The Gun Issue Again: My Rights and Your Soul
So here we are again with flags at half staff and crying crowds holding yet another candlelight vigil. In the midst of the violence that is woven into our culture, we now have a subtotal of seventeen school shootings in the last year. Since the shootings at Sandy Hook school, there have been 239 school shootings, resulting in 438 people being shot and 138 killed.
I do not even want to go into another list that would include other shootings, like the one in Las Vegas that killed 58 people. So, now there will be more fireworks of words from broken-hearted people and some politicians who will try to scream our way forward. If history repeats itself, after the fireworks we will get back to business as usual and nothing will change.
We will hear the familiar debate about the “right” to bear arms. It seems sown into the very fabric of our national DNA as well as our Constitution. I know that, but what about our “need” to heal our soul? We are told that guns are not the problem and new guidelines are not what are needed. Well, something is needed if we are to be a people who care what is happening, especially to our children.
The word compromise is lost in our contentious culture. We need some compromise, if for no other reason than to respond in some way to our collective soul, if we still have one. I once read that when it comes taking faith into the real world, there would often need to be compromise, but that in order to remain faithful, one must strive to compromise up and not down.
How about using that as a doorway to respond to the carnage at schools and elsewhere? Banning assault weapons, doing comprehensive background checks, and closing loopholes at gun shows does mean a kind of “giving up” of rights, but it would be for the sake of our collective soul. Would it make a difference? Some say no, and others say yes.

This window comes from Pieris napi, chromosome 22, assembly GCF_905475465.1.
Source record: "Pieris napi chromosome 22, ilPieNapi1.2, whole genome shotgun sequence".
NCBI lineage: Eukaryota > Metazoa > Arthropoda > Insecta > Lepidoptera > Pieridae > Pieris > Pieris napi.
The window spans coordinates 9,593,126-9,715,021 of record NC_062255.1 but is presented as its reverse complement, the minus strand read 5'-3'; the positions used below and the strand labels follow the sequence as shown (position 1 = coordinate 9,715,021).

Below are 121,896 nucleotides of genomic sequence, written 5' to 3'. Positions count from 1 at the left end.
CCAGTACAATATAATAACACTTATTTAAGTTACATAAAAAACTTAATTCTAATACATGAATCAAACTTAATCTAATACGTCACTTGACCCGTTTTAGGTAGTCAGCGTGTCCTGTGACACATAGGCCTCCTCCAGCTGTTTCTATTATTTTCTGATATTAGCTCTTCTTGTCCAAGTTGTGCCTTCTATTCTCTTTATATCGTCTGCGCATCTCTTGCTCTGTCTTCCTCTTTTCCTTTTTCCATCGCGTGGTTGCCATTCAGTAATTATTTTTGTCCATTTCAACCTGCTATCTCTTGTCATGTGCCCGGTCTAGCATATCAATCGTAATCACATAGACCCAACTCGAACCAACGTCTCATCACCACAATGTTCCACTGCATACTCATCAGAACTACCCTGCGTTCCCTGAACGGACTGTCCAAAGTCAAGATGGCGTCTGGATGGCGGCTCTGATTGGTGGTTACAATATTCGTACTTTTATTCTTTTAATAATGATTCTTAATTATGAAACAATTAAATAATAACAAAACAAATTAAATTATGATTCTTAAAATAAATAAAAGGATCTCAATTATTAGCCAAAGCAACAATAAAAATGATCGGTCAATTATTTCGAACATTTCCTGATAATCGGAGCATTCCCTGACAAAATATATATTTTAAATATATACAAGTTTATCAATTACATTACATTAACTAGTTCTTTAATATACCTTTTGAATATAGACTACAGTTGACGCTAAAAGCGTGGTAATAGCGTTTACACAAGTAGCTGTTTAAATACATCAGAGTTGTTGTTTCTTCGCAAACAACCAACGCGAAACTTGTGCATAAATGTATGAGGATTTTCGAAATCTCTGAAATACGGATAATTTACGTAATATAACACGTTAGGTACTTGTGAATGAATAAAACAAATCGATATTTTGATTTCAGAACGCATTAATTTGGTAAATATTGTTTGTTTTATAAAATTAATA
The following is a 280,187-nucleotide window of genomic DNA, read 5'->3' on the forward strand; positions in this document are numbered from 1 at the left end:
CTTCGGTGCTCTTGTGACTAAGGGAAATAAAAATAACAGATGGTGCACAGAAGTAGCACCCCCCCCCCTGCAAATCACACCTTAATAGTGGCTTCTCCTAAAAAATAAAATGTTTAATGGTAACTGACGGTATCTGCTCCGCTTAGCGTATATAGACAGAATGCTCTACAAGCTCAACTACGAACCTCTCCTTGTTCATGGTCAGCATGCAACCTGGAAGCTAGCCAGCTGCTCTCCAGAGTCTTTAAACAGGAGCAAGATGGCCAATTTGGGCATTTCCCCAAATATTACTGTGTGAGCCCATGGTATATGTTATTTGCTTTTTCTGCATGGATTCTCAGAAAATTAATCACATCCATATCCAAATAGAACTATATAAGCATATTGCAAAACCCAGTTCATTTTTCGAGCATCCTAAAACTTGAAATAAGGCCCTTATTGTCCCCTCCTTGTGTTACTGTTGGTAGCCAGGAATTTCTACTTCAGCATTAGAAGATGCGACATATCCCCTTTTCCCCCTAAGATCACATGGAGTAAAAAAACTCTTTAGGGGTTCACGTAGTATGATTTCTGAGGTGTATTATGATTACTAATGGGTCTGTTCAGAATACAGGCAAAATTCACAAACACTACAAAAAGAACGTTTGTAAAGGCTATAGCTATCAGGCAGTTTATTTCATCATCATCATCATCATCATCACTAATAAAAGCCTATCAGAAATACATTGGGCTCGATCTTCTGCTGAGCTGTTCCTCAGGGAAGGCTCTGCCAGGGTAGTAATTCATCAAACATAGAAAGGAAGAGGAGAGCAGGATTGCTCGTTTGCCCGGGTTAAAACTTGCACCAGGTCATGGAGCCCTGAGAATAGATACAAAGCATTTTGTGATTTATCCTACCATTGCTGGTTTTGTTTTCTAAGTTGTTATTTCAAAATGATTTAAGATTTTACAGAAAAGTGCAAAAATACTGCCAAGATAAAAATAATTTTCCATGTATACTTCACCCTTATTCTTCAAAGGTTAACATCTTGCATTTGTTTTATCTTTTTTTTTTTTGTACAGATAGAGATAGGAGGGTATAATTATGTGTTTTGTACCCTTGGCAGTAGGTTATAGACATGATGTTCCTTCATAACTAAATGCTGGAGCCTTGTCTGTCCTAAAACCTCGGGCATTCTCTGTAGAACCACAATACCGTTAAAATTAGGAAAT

What I hope is that it would impact the real situation. But if it did not make a difference, at least it would make a statement that we as a people care enough about our children to speak from our soul to our soul. The statement would be something like, “I give up some of my rights for the sake of the common good.”
Most types of guns would still be available for the sake of sport and protection. The fear that giving up some rights means giving them all up is simply that: fear. Lowering the flag does not help. Lowering the fear ratio and providing a peace offering, at least, helps us say who we are.
In our culture, we have allowed fear to rule too often. Fear breeds a “don’t tread on me attitude.” Because we have the right to do something does not mean that we should do it. To offer a compromise on some rights would be, in this case, a compromise up and not down.
One argument that is often voice is that people kill people, not guns, and that the issue is mental illness that turns into violence. The truth is that both are true. Mentally ill people who turn violent do use guns to kill people.
The gun issue has become a heated political debate. In light of what has happened in our nation over the past years, it is a soul issue that portrays what we believe about community. Am I willing, for the good of the community, to give up something that I have the right to have?
At least it is doing something, rather than doing nothing, which is what we have done in the face of the horror we have witnessed. It is time to say something about our character, not just about our rights.
Dr. Jody Seymour
Jody Seymour retired after serving Davidson United Methodist Church as Senior Pastor for 13 years and being a pastor for forty-six years in the Western North Carolina Conference. He is the author of six books and resides just outside of Davidson with his wife, Betsy.